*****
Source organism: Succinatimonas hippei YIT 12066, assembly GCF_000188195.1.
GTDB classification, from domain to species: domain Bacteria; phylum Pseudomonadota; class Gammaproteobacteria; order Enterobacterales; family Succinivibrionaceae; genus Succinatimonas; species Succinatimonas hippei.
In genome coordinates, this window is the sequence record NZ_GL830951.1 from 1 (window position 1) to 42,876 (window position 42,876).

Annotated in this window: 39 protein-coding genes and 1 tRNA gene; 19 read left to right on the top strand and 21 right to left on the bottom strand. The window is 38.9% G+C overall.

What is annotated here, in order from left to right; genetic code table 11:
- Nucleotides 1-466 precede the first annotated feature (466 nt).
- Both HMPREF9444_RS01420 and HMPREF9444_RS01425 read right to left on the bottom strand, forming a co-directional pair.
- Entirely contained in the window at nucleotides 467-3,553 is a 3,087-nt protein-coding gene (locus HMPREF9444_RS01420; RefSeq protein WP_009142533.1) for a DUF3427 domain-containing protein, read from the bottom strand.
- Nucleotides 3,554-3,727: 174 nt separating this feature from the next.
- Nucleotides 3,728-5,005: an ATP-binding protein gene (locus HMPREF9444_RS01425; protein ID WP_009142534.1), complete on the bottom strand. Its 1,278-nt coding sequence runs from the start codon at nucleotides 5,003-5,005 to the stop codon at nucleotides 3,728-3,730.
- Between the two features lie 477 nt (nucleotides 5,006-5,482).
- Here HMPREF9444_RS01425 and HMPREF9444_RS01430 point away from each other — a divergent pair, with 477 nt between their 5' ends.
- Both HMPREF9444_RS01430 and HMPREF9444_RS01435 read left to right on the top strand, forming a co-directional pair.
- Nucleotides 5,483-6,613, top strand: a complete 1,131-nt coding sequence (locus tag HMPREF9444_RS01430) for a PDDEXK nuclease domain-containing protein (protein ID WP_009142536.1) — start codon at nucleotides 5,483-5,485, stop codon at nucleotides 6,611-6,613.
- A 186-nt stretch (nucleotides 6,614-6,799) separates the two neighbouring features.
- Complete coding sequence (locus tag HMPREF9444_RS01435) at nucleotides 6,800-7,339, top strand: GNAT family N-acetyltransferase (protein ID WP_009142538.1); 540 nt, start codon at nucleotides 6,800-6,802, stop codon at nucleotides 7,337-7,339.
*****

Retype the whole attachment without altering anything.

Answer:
Source organism: Succinatimonas hippei YIT 12066, assembly GCF_000188195.1.
GTDB classification, from domain to species: domain Bacteria; phylum Pseudomonadota; class Gammaproteobacteria; order Enterobacterales; family Succinivibrionaceae; genus Succinatimonas; species Succinatimonas hippei.
In genome coordinates, this window is the sequence record NZ_GL830951.1 from 1 (window position 1) to 42,876 (window position 42,876).

Annotated in this window: 39 protein-coding genes and 1 tRNA gene; 19 read left to right on the top strand and 21 right to left on the bottom strand. The window is 38.9% G+C overall.

What is annotated here, in order from left to right; genetic code table 11:
- Nucleotides 1-466 precede the first annotated feature (466 nt).
- Both HMPREF9444_RS01420 and HMPREF9444_RS01425 read right to left on the bottom strand, forming a co-directional pair.
- Entirely contained in the window at nucleotides 467-3,553 is a 3,087-nt protein-coding gene (locus HMPREF9444_RS01420; RefSeq protein WP_009142533.1) for a DUF3427 domain-containing protein, read from the bottom strand.
- Nucleotides 3,554-3,727: 174 nt separating this feature from the next.
- Nucleotides 3,728-5,005: an ATP-binding protein gene (locus HMPREF9444_RS01425; protein ID WP_009142534.1), complete on the bottom strand. Its 1,278-nt coding sequence runs from the start codon at nucleotides 5,003-5,005 to the stop codon at nucleotides 3,728-3,730.
- Between the two features lie 477 nt (nucleotides 5,006-5,482).
- Here HMPREF9444_RS01425 and HMPREF9444_RS01430 point away from each other — a divergent pair, with 477 nt between their 5' ends.
- Both HMPREF9444_RS01430 and HMPREF9444_RS01435 read left to right on the top strand, forming a co-directional pair.
- Nucleotides 5,483-6,613, top strand: a complete 1,131-nt coding sequence (locus tag HMPREF9444_RS01430) for a PDDEXK nuclease domain-containing protein (protein ID WP_009142536.1) — start codon at nucleotides 5,483-5,485, stop codon at nucleotides 6,611-6,613.
- A 186-nt stretch (nucleotides 6,614-6,799) separates the two neighbouring features.
- Complete coding sequence (locus tag HMPREF9444_RS01435) at nucleotides 6,800-7,339, top strand: GNAT family N-acetyltransferase (protein ID WP_009142538.1); 540 nt, start codon at nucleotides 6,800-6,802, stop codon at nucleotides 7,337-7,339.